Former Wallabies coach Bob Dwyer may soon take over NSW Waratahs.
Dwyer, along with a small of group of Sydney-based associates, have talked to the NSW Rugby Union and Australian Rugby Union to take over the licence to run Waratahs.
"The Waratahs were structured that way so that this exact thing could be done if people came forward ... For some time myself and a few others have been talking about doing something. From our point of view the most important part of our drive is to support community rugby and, off the back of that, strengthen the professional game," Dwyer said.
Jason Allen, the chief of Waratahs also confirmed interested parties have approached the organisation to take over the franchise license which will expire at the end of 2014.
"All interest at this stage is quite preliminary ... We've had a number of interested parties knock on our door - more than six since I have been in the job - to discuss the possibility of privatisation, some with greater conviction and depth than others ... Recently though we have had a number of new partners come to us with potential offers of private equity involvement. It is a real compliment to the business that with an attacking style of rugby, the influence of [head coach] Michael Cheika and consistency in our commercial model, this is happening," Allen stated.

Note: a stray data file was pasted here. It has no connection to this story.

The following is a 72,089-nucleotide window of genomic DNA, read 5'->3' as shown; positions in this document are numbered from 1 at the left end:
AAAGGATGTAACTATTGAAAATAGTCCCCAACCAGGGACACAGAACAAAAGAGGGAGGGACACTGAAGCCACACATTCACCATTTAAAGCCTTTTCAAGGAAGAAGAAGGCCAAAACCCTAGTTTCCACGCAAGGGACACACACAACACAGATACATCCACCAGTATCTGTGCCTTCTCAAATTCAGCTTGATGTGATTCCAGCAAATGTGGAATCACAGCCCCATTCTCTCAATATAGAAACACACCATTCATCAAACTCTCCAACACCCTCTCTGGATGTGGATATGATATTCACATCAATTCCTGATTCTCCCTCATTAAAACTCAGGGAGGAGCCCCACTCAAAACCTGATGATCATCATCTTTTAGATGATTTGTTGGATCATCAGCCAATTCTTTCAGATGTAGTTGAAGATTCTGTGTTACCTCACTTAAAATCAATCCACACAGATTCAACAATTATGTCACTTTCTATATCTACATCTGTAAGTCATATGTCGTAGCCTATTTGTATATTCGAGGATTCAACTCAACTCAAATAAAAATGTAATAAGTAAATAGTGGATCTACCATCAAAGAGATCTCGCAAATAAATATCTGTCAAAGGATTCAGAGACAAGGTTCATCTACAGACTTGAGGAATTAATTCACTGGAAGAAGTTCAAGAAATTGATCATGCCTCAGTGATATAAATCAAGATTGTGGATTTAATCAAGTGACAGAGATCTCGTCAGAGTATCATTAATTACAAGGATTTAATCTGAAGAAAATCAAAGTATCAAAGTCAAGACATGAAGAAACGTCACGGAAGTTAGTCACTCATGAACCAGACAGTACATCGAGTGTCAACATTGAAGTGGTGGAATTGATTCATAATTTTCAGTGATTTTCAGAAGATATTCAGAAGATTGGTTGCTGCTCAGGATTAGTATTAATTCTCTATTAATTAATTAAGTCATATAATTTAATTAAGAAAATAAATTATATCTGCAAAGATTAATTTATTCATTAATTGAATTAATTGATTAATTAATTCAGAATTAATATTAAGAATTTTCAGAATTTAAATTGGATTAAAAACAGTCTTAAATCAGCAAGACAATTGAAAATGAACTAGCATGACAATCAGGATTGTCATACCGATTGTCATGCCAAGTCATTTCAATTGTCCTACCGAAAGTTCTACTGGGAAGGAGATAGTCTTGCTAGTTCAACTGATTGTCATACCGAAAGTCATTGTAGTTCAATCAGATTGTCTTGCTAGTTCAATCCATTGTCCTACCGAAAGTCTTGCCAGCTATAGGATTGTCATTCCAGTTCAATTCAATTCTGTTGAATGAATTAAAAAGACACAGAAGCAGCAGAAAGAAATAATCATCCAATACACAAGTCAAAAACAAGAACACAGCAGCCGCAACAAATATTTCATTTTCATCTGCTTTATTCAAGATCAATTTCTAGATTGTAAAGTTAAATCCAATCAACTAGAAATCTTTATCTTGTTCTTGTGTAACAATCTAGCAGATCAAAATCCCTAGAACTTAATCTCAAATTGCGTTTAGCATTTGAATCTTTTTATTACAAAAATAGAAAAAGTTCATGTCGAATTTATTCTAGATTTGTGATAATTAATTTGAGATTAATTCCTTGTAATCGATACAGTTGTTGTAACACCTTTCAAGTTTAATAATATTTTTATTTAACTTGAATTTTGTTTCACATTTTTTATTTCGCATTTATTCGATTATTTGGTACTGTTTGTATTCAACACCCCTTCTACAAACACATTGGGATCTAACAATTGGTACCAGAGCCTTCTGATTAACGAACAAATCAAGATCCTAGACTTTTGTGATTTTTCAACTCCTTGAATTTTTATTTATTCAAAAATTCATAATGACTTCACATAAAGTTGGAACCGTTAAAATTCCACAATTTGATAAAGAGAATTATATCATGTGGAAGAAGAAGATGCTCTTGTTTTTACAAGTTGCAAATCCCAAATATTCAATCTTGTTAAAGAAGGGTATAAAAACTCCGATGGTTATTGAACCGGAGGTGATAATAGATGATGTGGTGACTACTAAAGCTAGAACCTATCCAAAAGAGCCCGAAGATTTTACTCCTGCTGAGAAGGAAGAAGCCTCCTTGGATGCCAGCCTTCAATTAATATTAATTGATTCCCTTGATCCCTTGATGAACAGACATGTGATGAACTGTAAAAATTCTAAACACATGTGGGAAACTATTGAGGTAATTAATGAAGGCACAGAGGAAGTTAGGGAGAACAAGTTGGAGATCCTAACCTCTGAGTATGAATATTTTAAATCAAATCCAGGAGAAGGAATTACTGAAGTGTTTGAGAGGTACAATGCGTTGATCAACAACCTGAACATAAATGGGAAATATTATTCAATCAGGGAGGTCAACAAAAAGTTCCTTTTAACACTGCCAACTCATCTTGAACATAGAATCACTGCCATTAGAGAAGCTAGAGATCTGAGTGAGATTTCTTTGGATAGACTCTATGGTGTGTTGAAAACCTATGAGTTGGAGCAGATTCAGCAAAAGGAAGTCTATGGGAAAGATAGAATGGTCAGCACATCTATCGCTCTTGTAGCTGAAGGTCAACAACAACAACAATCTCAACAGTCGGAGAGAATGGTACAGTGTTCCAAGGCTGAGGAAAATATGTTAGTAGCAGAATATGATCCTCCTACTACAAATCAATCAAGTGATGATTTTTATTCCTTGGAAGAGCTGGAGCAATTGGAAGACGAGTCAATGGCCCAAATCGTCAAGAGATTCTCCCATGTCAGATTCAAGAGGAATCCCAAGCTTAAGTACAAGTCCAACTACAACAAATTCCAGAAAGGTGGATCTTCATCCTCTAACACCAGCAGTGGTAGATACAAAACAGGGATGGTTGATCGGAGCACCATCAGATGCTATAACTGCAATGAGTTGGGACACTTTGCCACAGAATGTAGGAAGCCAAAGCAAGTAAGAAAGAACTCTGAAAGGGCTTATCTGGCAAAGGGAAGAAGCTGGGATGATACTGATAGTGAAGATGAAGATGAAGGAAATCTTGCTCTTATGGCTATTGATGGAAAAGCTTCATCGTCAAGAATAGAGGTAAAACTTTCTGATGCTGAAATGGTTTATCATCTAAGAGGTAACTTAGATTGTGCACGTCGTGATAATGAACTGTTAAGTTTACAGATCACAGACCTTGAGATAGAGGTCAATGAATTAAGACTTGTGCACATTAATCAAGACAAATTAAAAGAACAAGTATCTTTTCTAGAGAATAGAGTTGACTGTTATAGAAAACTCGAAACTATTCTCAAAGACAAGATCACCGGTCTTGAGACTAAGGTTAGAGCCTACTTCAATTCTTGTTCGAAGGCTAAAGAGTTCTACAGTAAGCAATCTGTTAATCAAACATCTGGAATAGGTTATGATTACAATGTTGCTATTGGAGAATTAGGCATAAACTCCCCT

Bob Dwyer and his group is not the sole party to take over Waratahs. According to espnscrum.com, the second potential party is another group that have ties with the English Premier Rugby union. Allen, however, did not confirm the report.
The Waratahs maintain a complex licencing process with the NSW Rugby and ARU. The club is also bound by the agreement with SANZAR to provide five Super Rugby teams. The ARU further vested NSW the licence to manage the Waratahs.
The licence is slated to expire at the end of 2015. Allen, however, confirmed the deal will be finalised before the deadline.
"We are not being forced into this, we haven't been in the market hunting for investors, we have been really impressed that people are considering this option," Allen added